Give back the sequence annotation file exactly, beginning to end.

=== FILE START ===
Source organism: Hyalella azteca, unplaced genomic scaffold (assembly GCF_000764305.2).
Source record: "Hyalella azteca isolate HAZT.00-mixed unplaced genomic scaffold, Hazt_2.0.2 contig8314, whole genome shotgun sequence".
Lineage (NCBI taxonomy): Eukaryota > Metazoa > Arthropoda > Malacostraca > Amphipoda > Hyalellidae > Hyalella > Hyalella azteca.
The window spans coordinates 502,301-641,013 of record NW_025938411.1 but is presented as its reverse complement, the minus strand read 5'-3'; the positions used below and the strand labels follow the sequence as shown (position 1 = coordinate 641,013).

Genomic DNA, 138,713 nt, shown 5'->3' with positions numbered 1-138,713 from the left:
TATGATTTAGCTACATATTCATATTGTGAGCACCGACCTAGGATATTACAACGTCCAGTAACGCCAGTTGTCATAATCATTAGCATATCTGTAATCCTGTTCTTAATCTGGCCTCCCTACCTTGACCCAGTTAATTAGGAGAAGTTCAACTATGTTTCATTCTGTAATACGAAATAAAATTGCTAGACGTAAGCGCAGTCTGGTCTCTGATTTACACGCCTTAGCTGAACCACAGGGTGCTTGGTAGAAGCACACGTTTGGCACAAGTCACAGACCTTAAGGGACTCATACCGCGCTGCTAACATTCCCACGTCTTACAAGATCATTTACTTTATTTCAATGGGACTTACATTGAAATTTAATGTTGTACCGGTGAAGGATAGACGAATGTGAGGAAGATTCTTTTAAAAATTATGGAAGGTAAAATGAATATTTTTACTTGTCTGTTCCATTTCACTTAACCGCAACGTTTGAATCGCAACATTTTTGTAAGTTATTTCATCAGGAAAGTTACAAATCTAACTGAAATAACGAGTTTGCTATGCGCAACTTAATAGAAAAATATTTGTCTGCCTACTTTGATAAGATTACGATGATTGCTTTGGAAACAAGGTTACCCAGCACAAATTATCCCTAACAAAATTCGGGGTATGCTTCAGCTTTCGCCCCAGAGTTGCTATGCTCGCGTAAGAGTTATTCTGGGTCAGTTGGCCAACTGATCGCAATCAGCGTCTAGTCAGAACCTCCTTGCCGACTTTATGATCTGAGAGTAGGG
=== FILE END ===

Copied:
Source organism: Hyalella azteca, unplaced genomic scaffold (assembly GCF_000764305.2).
Source record: "Hyalella azteca isolate HAZT.00-mixed unplaced genomic scaffold, Hazt_2.0.2 contig8314, whole genome shotgun sequence".
Lineage (NCBI taxonomy): Eukaryota > Metazoa > Arthropoda > Malacostraca > Amphipoda > Hyalellidae > Hyalella > Hyalella azteca.
The window spans coordinates 502,301-641,013 of record NW_025938411.1 but is presented as its reverse complement, the minus strand read 5'-3'; the positions used below and the strand labels follow the sequence as shown (position 1 = coordinate 641,013).

Genomic DNA, 138,713 nt, shown 5'->3' with positions numbered 1-138,713 from the left:
TATGATTTAGCTACATATTCATATTGTGAGCACCGACCTAGGATATTACAACGTCCAGTAACGCCAGTTGTCATAATCATTAGCATATCTGTAATCCTGTTCTTAATCTGGCCTCCCTACCTTGACCCAGTTAATTAGGAGAAGTTCAACTATGTTTCATTCTGTAATACGAAATAAAATTGCTAGACGTAAGCGCAGTCTGGTCTCTGATTTACACGCCTTAGCTGAACCACAGGGTGCTTGGTAGAAGCACACGTTTGGCACAAGTCACAGACCTTAAGGGACTCATACCGCGCTGCTAACATTCCCACGTCTTACAAGATCATTTACTTTATTTCAATGGGACTTACATTGAAATTTAATGTTGTACCGGTGAAGGATAGACGAATGTGAGGAAGATTCTTTTAAAAATTATGGAAGGTAAAATGAATATTTTTACTTGTCTGTTCCATTTCACTTAACCGCAACGTTTGAATCGCAACATTTTTGTAAGTTATTTCATCAGGAAAGTTACAAATCTAACTGAAATAACGAGTTTGCTATGCGCAACTTAATAGAAAAATATTTGTCTGCCTACTTTGATAAGATTACGATGATTGCTTTGGAAACAAGGTTACCCAGCACAAATTATCCCTAACAAAATTCGGGGTATGCTTCAGCTTTCGCCCCAGAGTTGCTATGCTCGCGTAAGAGTTATTCTGGGTCAGTTGGCCAACTGATCGCAATCAGCGTCTAGTCAGAACCTCCTTGCCGACTTTATGATCTGAGAGTAGGG